Pulse Behind the Scenes Part 1
JohnCrawfordIBM 100000BANX Visits (2422)
Pulse labs behind the scenes
Countless decisions are considered when planning labs;
Where the software should be hosted is among of the first
by David Ross
This is the first in a series of postings that will show you some of the effort that goes into hosting live code exercises at a conference.
It has been about 7 years or so since Tivoli Technical Enablement had the notion that participants at a conference would like to experience our software for themselves. What started out as a small room apart from the main venue at a user conference in Chicago has grown – and grown – and grown - to what we currently put on each year at Pulse. This year's event will mirror last year's overall: nearly 200 labs hosted on approximately 400 laptops, proctored by about 50 people in a huge room off the main arena. Needless to say, a lot of planning and work goes into making this happen.
This series includes articles on:
Where to host
When it comes time to provide a hands-on lab experience, there are many decisions that must be made, even as simple as the basic question of where to host the lab images. There are advantages and shortcomings to each method, and in the end, I hope you see why we think the solution we use is our best choice.
For many years, IBM Technical Enablement has standardized on virtual-machine images whenever possible for classroom exercises. Virtualized systems provide known software and operating system levels, the ability to revert to known configurations, and portability across multiple delivery environments. Tivoli Technical Enablement provides training across a number of venues and delivery scenarios. Sometimes we go on-site to a customer and perform the training in the client's classroom or lab. Other times, a public course is held at a public venue, such as a training center. Then there are the remote teaching situations, usually on-line with remote access to lab equipment for the labs.
When it comes to Pulse, our goal is to provide access to existing training materials as much as possible, chopped up into smaller, self-contained tasks that a participant can finish in under an hour. In addition, there is no formal instruction that takes place, so the materials are modified to include more descriptions, explanations and context to enable a stand-alone experience as much as possible. The proctors can – and do – answer technical questions about the products, but it is our goal that the labs “run themselves” as much as possible.
Re-using our materials is key to providing a rich variety of topics and products to participants. If we had to start over for each Pulse event, the number of labs would be greatly reduced. In conjunction, our classroom images are also re-used, and that begins the winnowing process for deciding how to host the labs.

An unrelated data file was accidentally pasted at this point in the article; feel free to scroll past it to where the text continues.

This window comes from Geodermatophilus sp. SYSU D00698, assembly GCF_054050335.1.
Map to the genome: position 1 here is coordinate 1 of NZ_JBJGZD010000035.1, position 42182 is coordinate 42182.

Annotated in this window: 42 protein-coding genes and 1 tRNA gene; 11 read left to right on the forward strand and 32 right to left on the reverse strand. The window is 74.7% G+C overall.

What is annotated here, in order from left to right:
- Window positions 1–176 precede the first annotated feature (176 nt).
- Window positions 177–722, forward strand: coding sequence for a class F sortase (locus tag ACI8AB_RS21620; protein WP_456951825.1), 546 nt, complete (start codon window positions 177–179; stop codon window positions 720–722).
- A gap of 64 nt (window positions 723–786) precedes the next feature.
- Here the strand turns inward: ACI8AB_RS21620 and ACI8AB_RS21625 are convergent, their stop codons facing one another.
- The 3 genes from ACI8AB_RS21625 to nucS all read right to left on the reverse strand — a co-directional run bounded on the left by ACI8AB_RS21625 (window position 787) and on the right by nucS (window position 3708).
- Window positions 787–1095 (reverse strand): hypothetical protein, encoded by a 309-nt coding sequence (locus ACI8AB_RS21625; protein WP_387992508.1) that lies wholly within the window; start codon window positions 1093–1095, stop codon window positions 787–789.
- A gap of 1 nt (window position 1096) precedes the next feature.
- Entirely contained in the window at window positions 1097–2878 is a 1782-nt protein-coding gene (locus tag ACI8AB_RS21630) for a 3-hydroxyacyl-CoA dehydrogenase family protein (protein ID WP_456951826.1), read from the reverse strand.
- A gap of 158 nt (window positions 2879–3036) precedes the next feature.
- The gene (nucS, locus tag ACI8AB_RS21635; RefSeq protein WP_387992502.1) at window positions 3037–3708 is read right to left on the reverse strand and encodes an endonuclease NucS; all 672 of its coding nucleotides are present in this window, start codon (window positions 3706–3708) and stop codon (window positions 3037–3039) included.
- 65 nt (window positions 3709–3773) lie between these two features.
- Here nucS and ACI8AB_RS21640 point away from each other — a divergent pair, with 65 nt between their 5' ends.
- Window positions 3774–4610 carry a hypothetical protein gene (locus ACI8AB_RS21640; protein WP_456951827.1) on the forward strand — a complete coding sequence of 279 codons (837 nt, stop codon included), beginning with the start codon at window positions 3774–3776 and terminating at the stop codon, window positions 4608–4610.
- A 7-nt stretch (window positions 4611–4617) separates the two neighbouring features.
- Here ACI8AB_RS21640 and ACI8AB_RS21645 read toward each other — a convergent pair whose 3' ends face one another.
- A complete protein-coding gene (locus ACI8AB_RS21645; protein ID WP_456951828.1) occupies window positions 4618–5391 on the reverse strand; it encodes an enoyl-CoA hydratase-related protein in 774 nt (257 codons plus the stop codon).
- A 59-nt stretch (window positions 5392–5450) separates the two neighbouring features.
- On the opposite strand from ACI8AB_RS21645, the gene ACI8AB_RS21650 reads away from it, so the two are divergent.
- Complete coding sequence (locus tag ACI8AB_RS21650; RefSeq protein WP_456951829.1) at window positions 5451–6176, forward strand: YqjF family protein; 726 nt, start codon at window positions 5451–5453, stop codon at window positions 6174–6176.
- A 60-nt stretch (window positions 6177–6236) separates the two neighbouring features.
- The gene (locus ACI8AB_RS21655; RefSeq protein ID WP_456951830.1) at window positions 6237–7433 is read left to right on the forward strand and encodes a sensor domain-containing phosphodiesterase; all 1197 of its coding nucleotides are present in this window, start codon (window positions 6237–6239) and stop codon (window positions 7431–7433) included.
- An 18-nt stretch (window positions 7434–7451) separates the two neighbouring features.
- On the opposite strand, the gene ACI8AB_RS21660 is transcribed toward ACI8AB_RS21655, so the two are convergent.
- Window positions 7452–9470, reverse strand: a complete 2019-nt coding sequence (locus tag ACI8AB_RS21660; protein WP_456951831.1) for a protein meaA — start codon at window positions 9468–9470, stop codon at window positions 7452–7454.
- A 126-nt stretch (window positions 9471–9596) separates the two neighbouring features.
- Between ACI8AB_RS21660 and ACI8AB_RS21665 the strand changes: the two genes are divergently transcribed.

One option we use for many formal classes is a remote lab. Classes can be hosted on IBM-provided hardware, such as out of the Austin, Texas labs, or by third-party vendors. For some labs that require specialized hardware, that is still the case, even at Pulse. It's hard to ship a mainframe or a SAN to a conference solely for the purpose of user labs. In those cases, the participant will connect remotely from the laptop in the room and perform their labs against on remote hardware. However, these are the exception to the general rule.
Remote connections are always a risk. At some venues, the outgoing Internet connections are slow, unreliable, and sometimes cost-prohibitive. Further, as the recent storm that hit the East Coast shows us, even a reliable connection can be affected by external factors. If our labs were to rely solely on remote access in order to operate, and that connection were, for some reason, unavailable, then you have lost ALL labs for the conference. Clearly, we cannot allow such a thing to happen if we can prevent it. For the same reason, a cloud-based offering is also not the best choice. No matter how robust a cloud connection might be, connectivity becomes the keystone in bringing all efforts to a stop if it fails. Even as remote access has become more reliable and faster, I am far more comfortable having my labs configured in a way as to not need that connection if at all possible.
Removing remote access as the bottleneck or weakness leaves you with on-site hosting as your main delivery method. At the Pulse 2012 event, an on-site cloud pilot was held and showed promise, but a variety of factors has delayed such a solution for the present. Since we are not running an on-site cloud, and we do not want remote access to be the only method of running labs, this leaves us with providing hosting using on-site hardware. For our team, this means laptops. Hosting locally on a laptop limits you only by the hardware you have in front of you. Thankfully, the T61 ThinkPads are finally obsolete enough to have been dropped from our list this year, and everyone will get to work on W520 systems. These are newer, more robust systems that should give you a great experience in working with our products at the event this year.
So, now that we are using laptops, a whole new series of questions and processes must be put in place to make it happen. Part 2 will cover some of the laptop configuration and verification process we use.
David Ross is a Senior Enablement Specialist with IBM Software Services for Tivoli, Cloud Enablement. He develops courseware, teaches classes and configures training systems to help customers get the most from their IBM training experience.